St. Paul Fire Department’s Chief, Trevor Kotowich, says from the conditions he’s seen so far this year and talking with other fire departments, he predicts we’re in for a wild fire season. Hopefully, it won’t be as bad as last year, but the conditions are right for sparking wildfires.
“I’m hoping I’m wrong, but even my colleagues throughout Alberta have been saying the same, the fires that we’ve experienced so far this year are indicative that it’s going to be a really tough year for fires,” admittedly, it’s early in the season and there has been some recent moisture, but it’s still not looking good, says Chief Kotowich. “It’s not going to take long for that moisture to disappear. We’re hoping we’ll experience some green-up and things won’t burn as easily.”
Being responsible about fires is the best defense, explains Kotowich, “the biggest advise I can give is, be responsible. If people are doing prescribed burning, be responsible. If you’re taking your ATV out, continuously clean out and check your exhaust systems.” One of the biggest problems the department has seen over the years is improperly disposed of cigarette. “We get numerous calls, every year, all the departments, for ditch fires along the highways. Almost always, it’s because of an improperly dis-guarded cigarettes.”
I think it’s going to be a tough year for us; in a sense that we’re going to experience some significant fires this year. – Trevor Kotowich St. Paul Fire Chief
The County of St. Paul had a fire restriction in place last week; which was just lifted Monday, thanks to wet conditions. “Early last week, with the anticipation of what the forecast was calling for, the County of St. Paul put in a Fire Restriction. To sum it up, basically, you couldn’t have any open fires; no grass burning, brush piles, anything along those lines. Burning permits were not being issued,” Chief Kotowich explains the restriction did not extend to warming or small cooking fires, “if people wanted to have a backyard fire, they still could. As long as it’s done in a safe manner, we had no issues with that.”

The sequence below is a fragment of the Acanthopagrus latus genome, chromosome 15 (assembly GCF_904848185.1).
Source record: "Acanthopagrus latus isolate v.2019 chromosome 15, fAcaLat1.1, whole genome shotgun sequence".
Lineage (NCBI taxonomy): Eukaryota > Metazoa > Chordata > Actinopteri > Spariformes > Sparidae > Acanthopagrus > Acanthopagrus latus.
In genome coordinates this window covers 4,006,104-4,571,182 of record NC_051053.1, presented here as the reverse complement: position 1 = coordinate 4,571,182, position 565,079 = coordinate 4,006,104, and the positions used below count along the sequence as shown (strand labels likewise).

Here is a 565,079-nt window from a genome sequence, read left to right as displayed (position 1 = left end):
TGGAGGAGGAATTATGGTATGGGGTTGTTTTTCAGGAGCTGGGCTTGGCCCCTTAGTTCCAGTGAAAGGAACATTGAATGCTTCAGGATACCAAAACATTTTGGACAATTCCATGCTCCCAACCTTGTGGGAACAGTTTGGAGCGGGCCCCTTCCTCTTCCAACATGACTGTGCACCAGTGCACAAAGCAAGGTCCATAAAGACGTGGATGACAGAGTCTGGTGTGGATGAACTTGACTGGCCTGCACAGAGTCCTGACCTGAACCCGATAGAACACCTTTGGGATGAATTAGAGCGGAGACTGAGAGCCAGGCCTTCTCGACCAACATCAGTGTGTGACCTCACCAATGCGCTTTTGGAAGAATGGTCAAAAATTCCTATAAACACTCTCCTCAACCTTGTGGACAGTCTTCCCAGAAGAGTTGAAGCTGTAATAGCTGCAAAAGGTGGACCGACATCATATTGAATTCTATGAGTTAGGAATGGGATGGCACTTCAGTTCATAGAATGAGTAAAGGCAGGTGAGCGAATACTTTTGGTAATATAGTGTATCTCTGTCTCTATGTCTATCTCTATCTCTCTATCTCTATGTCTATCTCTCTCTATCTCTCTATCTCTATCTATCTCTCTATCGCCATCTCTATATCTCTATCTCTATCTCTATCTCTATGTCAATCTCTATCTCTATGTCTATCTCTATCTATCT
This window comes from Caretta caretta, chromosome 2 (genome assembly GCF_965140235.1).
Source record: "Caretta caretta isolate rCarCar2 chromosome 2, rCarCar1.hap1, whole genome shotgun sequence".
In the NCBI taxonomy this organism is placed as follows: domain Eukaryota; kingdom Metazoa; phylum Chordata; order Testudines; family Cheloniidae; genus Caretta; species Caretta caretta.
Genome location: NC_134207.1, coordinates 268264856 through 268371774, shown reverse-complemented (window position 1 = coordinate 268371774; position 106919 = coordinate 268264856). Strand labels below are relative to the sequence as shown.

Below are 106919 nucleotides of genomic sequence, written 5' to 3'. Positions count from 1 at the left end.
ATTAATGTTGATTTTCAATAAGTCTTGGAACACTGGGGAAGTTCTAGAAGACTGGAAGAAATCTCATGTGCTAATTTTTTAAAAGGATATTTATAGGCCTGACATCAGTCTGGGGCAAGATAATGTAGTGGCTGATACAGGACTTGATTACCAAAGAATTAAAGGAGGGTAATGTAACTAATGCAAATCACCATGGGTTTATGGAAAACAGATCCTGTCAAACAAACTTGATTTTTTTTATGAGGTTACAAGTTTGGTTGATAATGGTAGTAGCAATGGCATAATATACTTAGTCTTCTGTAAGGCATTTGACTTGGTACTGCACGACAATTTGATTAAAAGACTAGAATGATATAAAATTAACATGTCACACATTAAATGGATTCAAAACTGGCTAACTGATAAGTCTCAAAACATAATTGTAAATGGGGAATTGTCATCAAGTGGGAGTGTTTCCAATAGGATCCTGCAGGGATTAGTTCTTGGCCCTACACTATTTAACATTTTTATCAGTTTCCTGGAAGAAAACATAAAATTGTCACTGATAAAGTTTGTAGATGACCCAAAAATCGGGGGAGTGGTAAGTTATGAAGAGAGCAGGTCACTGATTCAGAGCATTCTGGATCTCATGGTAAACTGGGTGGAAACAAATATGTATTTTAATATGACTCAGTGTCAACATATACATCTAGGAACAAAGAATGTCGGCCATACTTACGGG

No sooner had the County put in the Fire Restriction had the department started getting calls, “we got very busy, until late Tuesday night, all of our County departments were non-stop putting out fires. So what the forecast was, we were right. It was low humidity, high temperatures and extremely high winds, which makes a perfect recipe for disasters.” Kotowich says it wasn’t a disaster per say, but there was a lot of fires, in the two-day period, last week in the County.
Thanks to the recent humidity, some snow and rainfall, the County is back to a Level One Restriction, which means they are issuing permits again. “There’s open burning permitted, people can burn garbage and brush; open burning permits are being issued again. People can go on about their business.” Permits can be issued over the phone, “we’ve made it really easy, people can do it on the phone. There is no fee for it.” It’s important to get the permit, explains the Chief, “we then know what you’re intending to burn and where you’re going to be burning. As a requirement with the permit, people have to contact the dispatch centre (the numbers are on the permits). So that if our dispatch gets a call about a fire, we don’t inadvertently dispatch the fire department.”
To learn more about safe burning, visit wildfire.alberta.ca.